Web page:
CENKOS Securities has no interest in the sector’s prime bid target, Panmure Gordon, although Cenkos’ chief executive said his company could benefit from any disruption at Panmure.
“I’m more interested in acquiring teams and individuals,” Cenkos chief executive Simon Melling said, as the company reported lower first-half profits yesterday.
Britain’s mid-tier stockbroking sector has recently been stirred by signs of sector consolidation, as the industry faces pressures from fewer deals due to financial market turmoil.
Earlier this month, Evolution Securities said it was considering bidding for smaller rival Panmure Gordon, while UK broker Alexander David is eyeing a bid for peer Hoodless Brennan.
In the past, Cenkos has looked at rivals Close Brothers and Arden Partners, but Melling said mergers between brokers were often hard to pull off.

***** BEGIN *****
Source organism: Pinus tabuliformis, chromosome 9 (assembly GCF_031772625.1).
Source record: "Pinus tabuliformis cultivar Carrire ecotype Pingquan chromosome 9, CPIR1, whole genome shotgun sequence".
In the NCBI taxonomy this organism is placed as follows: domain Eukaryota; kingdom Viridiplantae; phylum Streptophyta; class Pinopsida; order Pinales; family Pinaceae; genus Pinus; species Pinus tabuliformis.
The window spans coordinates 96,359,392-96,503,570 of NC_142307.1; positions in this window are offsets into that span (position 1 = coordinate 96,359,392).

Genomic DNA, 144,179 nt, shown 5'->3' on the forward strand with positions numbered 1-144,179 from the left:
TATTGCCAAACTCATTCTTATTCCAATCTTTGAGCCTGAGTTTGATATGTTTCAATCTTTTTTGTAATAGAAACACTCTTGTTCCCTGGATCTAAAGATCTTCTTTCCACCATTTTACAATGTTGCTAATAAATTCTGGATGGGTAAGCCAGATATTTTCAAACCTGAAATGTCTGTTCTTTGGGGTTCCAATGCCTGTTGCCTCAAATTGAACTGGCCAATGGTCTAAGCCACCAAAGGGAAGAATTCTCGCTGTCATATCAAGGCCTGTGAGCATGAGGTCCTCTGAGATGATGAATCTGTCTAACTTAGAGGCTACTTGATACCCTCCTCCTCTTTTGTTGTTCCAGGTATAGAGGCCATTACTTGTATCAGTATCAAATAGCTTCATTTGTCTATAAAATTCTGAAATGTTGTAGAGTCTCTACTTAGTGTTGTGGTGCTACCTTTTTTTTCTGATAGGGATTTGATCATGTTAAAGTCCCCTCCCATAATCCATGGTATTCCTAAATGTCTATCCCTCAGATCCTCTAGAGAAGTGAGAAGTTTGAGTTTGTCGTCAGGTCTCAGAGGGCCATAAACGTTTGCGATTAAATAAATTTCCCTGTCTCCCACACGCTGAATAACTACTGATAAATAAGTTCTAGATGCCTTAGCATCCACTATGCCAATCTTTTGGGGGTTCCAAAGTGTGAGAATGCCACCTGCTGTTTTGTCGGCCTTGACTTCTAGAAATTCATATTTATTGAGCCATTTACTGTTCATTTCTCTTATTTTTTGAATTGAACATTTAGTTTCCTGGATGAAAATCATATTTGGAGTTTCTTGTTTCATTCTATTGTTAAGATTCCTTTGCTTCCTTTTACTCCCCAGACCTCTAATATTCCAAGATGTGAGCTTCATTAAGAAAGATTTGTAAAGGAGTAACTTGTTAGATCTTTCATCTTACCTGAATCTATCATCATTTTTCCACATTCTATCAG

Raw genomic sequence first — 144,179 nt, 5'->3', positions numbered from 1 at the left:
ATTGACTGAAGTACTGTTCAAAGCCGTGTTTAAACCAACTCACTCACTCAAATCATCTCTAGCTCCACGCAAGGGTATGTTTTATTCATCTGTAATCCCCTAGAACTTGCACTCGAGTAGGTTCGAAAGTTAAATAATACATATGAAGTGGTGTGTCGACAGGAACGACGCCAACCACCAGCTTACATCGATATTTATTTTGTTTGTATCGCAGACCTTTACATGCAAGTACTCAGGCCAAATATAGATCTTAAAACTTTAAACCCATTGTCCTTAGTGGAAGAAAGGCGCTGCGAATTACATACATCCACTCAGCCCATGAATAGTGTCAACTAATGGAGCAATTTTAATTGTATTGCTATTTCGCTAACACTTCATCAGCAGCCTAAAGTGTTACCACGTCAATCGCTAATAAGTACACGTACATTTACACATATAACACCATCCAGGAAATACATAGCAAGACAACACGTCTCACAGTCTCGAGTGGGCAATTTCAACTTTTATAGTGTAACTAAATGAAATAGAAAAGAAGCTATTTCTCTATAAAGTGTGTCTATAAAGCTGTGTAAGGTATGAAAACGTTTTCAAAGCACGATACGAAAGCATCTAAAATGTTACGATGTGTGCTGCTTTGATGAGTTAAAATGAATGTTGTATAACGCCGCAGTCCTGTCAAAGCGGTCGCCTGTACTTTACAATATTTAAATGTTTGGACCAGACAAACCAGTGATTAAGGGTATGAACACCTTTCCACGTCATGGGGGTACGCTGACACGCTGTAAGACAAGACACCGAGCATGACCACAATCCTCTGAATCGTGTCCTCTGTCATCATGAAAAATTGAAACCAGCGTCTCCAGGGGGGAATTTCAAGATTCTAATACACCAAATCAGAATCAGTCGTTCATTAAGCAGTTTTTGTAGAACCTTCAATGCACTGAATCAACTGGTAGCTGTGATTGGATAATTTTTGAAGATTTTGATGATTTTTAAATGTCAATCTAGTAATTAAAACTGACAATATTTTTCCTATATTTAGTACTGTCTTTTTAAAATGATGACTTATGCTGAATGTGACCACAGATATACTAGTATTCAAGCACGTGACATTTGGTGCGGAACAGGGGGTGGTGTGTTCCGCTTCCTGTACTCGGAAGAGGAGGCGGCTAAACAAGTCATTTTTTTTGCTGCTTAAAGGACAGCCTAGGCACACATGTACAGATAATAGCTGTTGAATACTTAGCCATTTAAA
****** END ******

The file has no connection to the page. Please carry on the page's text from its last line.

He added that Cenkos could benefit from any disruption at Panmure or Evolution caused by the bid situation. “I think it creates opportunities for Cenkos. We may be able to prize away clients and dissatisfied individuals,” he said.
Cenkos’ underlying interim operating profit fell 7.4 per cent to £5m, but Melling hoped Cenkos’ second half profits would be “slightly up” on those of the first-half.
It saw strong growth in its wealth management business with funds under management rising to £982m at the end of June, up from £657m a year earlier. An interim dividend of 2p has been proposed, down from 5p last year.
“We’ve had a good start to the second half. We were closing deals in July and August,” said Melling.
Cenkos shares closed 3.8 per cent higher at 109p yesterday giving the group a market capitalisation of around £74m. Panmure’s market value stands at roughly £44m while Evolution’s market capitalisation is around £200m.
Britain’s smaller, independent investment banks and brokers have posted mixed first-half results. Panmure and Ambrian Capital reported interim losses, while Collins Stewart and privately-held Liberum Capital had higher first-half profits.
City A.M. Reporter